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Luciano Galasso on The Billing's Tragedy

So over the past few days in the news I have been reading a few articles about the murder or as the newsmedia has been saying “slaying” of Byrd and Melanie Billings. This case interested me at first because it is tragic. Even more so because the initial findings were that it was purely for robbery. Byrd had two children from his first marriage and Melanie had two of her own and they had adopted 13 special needs children. Again, tragic that this happened to two people so willing to give to those who needed them most. They also believe that 7 or 8 people were involved with this break in and currently they are working on capturing them all.

Then the story becomes interesting for another reason. They now believe that it might have been a hired hit. But what makes the story even weirder is that in the article I recently read on (for the article click here) they mention something I thought was really strange:

Additional documents released Monday from the Florida Department of Children and Families show a bizarre attempt by Byrd Billings to copyright the children’s names and demand money from the department for their use.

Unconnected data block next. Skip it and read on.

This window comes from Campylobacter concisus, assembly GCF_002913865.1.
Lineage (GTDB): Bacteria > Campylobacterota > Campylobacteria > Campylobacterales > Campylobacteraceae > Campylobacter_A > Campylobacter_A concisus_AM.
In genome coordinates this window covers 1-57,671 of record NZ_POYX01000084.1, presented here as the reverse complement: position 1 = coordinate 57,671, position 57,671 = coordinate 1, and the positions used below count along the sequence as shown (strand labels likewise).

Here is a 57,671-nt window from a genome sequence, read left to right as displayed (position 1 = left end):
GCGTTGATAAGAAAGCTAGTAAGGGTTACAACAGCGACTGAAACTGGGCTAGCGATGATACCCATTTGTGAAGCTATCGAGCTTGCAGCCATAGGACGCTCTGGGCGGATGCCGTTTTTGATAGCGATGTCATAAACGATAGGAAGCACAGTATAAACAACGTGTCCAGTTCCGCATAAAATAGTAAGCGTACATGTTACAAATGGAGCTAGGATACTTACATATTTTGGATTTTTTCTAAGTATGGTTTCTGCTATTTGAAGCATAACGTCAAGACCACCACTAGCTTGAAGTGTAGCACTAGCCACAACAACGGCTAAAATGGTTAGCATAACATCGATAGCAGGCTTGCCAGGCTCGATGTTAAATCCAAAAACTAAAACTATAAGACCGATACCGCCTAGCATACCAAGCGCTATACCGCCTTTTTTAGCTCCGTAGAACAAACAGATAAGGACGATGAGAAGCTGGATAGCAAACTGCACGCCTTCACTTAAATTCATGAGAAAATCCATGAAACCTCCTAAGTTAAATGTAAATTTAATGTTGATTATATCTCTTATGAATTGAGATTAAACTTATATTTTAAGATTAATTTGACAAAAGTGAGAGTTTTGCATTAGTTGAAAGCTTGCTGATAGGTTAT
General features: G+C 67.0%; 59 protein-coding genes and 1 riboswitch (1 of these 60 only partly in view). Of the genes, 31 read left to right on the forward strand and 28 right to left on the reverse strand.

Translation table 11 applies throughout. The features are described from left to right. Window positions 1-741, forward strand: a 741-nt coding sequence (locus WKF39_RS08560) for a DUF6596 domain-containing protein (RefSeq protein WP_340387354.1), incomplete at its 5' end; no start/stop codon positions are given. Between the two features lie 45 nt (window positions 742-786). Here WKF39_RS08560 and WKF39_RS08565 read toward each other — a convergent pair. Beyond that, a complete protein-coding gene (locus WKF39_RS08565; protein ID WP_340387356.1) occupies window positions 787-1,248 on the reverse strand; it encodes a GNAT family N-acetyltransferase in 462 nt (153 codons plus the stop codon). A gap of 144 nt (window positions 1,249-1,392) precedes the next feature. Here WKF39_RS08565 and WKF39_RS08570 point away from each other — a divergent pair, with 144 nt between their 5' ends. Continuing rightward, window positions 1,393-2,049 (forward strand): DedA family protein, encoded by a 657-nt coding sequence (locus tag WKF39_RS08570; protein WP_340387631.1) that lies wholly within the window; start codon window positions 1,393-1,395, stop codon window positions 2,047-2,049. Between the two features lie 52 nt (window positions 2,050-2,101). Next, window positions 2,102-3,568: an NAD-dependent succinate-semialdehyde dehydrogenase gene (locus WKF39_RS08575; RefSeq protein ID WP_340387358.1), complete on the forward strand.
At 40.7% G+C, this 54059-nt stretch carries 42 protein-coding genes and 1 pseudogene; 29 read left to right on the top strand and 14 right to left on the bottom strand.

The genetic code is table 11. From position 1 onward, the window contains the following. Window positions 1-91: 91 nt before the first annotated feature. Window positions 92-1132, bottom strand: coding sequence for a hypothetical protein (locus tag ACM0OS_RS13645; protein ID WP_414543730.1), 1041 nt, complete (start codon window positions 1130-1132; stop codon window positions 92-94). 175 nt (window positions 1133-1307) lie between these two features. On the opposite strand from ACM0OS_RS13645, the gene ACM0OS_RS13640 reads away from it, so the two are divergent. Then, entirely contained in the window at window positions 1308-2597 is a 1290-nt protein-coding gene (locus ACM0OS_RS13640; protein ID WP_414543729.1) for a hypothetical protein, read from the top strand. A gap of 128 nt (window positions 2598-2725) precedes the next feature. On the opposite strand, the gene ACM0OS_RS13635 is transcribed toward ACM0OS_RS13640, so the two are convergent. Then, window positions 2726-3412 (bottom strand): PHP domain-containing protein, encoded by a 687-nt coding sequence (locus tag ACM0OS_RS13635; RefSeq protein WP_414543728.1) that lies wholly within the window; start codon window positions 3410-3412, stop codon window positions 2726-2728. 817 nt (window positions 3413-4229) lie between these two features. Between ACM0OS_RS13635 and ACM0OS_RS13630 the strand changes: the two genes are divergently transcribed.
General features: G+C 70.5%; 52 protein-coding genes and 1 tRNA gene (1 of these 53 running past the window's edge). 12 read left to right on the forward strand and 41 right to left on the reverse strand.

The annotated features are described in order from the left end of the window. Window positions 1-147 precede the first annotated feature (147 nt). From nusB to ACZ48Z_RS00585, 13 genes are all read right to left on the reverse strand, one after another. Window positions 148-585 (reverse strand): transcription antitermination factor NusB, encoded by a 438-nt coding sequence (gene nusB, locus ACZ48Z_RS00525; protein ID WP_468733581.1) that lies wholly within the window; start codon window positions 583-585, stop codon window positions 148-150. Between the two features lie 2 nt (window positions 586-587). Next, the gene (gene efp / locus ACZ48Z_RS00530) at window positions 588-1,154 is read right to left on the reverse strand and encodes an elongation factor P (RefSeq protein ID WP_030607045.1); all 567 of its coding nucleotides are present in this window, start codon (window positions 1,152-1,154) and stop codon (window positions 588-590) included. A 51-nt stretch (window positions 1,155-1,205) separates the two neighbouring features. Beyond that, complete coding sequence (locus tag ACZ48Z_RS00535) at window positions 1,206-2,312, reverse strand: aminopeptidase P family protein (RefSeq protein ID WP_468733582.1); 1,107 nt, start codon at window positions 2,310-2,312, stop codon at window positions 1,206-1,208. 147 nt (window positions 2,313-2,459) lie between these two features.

A department attorney, Katie George, told CNN that every time the agency sent Billings a letter referencing the children by name, he would reply with an invoice demanding millions in copyright infringement. In one document released by the department, he demands $10 million in silver or federal reserve notes of equal value.

In a sharply worded letter in December 2005, another department attorney, Richard Cserep, wrote to Billings: “You reference a wide variety of law in connection with this claim” for damages.

“This includes copyright violations, trademark violations, contract violations, admiralty and maritime law, libel and the Truth in Lending Act,” the letter said. “At no time in any of your correspondence have you made a plain demand for damages under a clear and cognizable theory of liability.”

A handwritten note on the letter says that no further correspondence was received from Billings after that letter.

Weird no? Who tries to copywrite their childrens names? Does that mean if one of his children was name Luciano, everytime I wrote my name in a document someone would have to pay him? It seemed like he was a little off…or maybe that’s just me.

I’m going to keep reading up on this story and keep updating this post and let you guys know what ends up happening.

– Luciano Galasso